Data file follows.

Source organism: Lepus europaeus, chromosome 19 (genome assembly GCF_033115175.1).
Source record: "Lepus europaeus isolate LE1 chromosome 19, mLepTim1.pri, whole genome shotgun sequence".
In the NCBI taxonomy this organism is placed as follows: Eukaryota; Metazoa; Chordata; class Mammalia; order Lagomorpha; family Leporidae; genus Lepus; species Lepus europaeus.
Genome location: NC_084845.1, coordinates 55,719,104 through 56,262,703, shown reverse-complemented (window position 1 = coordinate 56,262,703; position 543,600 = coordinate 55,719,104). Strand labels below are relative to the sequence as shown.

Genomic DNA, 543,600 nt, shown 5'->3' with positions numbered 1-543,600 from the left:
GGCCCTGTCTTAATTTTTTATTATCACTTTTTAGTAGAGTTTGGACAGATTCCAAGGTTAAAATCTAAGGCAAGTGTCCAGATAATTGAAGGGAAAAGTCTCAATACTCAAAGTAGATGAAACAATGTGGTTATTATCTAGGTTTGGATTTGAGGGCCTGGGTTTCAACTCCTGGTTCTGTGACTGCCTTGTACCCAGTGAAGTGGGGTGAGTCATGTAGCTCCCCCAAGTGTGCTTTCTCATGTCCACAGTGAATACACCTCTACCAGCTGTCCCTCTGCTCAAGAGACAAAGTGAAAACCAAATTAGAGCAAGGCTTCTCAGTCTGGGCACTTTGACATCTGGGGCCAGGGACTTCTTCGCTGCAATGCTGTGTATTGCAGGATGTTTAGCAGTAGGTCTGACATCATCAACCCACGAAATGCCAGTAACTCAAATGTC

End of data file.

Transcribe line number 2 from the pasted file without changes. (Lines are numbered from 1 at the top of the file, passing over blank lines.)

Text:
Source record: "Lepus europaeus isolate LE1 chromosome 19, mLepTim1.pri, whole genome shotgun sequence".